Prove transformation $$f: z \mapsto \frac{az+b}{cz+d},\ z = x+ iy,\ ad-bc = 1$$ is isometry of Hyperbolic plane $$M=\{(x,y)\in \Bbb R^2:y>0\} \text{ with Riemannian metric } g= \frac{1}{y^2}(dx \otimes dx + dy \otimes dy).$$

To solve this problem, we can write $ds^2=-\frac{dzd \bar z}{(z- \bar z)^2}$, for $w = f(z) = \frac{az+b}{cz+d}, f^*ds^2=-\frac{dzd \bar z}{(z- \bar z)^2}$.

Thus $f$ is isometry. I'm trying the tensor calculus approach, but I meet some problems...

My effort:

Suppose $f:(M,\tilde g)\to (M,g)$, $f$ is isometry means $f^*\tilde g=g.$

Write $z = x +iy,\ \bar z= x -iy$, then

$g|_z=\frac{1}{y^2}(dx \otimes dx + dy \otimes dy)=\frac{1}{2(\Im z)^2}(dz\otimes d \bar z + d\bar z\otimes dz).$

For $f(z)=\frac{az+b}{cz+d},\ \frac{\partial f}{\partial z}=\frac{1}{(cz+d)^2}, \ \frac{\partial f}{\partial \bar z}=0.$

$df=\frac{\partial f}{\partial z}dz+\frac{\partial f}{\partial \bar z}d\bar z=\frac{dz}{(cz+d)^2}.\ \Im f(z)=\frac{1}{2i}\frac{z-\bar z}{(cz+d)(c\bar z+d)}.$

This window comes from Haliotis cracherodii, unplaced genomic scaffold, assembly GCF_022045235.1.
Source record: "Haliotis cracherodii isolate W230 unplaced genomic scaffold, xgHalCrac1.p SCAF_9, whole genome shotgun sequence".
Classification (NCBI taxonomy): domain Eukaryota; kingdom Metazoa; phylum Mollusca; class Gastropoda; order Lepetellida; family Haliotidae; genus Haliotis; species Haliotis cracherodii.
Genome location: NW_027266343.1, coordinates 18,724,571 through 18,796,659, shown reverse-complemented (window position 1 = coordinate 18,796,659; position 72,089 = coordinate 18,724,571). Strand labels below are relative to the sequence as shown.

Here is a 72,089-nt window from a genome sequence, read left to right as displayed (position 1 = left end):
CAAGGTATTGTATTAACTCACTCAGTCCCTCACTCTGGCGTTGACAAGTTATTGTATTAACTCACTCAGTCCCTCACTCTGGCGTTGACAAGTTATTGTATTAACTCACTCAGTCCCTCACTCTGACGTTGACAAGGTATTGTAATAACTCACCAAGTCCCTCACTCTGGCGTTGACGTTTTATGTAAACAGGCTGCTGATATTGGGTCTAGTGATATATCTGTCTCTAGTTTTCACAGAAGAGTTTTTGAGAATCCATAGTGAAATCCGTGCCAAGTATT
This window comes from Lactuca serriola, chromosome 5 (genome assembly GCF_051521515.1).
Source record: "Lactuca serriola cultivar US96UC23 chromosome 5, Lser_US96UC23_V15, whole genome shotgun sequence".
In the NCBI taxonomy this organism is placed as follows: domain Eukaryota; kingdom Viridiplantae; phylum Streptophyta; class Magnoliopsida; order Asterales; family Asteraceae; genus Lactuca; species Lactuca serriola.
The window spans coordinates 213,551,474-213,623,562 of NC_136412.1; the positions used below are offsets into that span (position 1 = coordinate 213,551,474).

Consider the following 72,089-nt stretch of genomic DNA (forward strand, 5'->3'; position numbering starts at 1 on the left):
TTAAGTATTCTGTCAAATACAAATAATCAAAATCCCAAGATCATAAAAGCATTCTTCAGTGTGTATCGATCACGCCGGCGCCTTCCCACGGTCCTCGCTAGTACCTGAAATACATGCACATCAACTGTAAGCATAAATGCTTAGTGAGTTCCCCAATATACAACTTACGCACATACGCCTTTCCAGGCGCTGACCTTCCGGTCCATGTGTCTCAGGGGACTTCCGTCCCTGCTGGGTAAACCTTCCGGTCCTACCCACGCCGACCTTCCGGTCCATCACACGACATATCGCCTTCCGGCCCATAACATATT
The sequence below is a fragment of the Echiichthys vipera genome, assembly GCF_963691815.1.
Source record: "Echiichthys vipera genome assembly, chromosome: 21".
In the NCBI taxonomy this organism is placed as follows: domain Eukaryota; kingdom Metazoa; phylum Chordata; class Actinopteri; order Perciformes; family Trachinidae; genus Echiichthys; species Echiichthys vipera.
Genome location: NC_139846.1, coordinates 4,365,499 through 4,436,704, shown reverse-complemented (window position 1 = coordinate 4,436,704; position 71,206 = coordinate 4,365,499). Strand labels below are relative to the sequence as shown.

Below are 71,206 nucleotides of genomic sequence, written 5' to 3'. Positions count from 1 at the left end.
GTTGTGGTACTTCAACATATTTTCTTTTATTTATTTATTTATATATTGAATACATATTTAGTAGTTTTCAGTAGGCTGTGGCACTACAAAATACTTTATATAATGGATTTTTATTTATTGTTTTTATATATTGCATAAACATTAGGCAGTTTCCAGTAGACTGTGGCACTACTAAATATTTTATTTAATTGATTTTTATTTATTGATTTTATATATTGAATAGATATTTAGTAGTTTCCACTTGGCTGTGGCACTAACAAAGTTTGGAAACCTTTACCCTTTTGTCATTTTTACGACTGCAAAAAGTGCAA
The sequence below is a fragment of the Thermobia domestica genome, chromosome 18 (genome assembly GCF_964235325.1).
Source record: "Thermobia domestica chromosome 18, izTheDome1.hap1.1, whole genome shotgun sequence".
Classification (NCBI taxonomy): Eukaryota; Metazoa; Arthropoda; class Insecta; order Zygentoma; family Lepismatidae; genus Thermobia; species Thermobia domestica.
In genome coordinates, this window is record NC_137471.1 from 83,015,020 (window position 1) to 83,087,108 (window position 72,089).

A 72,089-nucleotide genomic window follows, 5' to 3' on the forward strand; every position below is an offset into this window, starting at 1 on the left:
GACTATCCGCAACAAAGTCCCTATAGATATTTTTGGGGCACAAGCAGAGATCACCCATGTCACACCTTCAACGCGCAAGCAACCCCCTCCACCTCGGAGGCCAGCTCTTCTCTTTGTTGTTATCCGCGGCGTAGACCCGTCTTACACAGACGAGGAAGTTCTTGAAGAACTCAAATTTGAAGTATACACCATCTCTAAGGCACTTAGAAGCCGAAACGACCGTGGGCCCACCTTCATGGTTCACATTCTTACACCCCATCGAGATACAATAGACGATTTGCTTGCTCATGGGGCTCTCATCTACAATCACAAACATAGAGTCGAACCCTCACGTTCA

$g|_z(\frac{\partial}{\partial z},\frac{\partial}{\partial z})= g|_z(\frac{\partial}{\partial \bar z},\frac{\partial}{\partial \bar z})=0,\ g|_z(\frac{\partial}{\partial z},\frac{\partial}{\partial \bar z})=g|_z(\frac{\partial}{\partial \bar z},\frac{\partial}{\partial z})=\frac{1}{2(\Im z)^2}.$

$f^*g|_z(\frac{\partial}{\partial z},\frac{\partial}{\partial z})=g|_{f(z)}(df(\frac{\partial}{\partial z}),df(\frac{\partial}{\partial z}))=g|_{f(z)}(f'(z), f'(z))=?$

How to insert a number $f'(z)$ into tensor $g|_{f(z)}(\cdot,\cdot)$? And how to proceed?

Thank you for your time and effort.

  • 3
    $\begingroup$ Since everything is complex analytic and the metrics are conformal, it is much easier to represent the metric as $|dz|/y$ and go from there. Tensor calculus is really formal overkill here. $\endgroup$ – Lukas Geyer May 13 at 14:27
  • $\begingroup$ @LukasGeyer Thanks. I know that method, write $ds^2=-\frac{dzd \bar z}{(z- \bar z)^2}$, for $w = f(z) = \frac{az+b}{cz+d}$, we'll finally have $f^*ds^2=-\frac{dzd \bar z}{(z- \bar z)^2}$ so $f$ is isometry. I'm just trying the tensor calculus approach, and I meet some problems... $\endgroup$ – Andrews May 13 at 14:53

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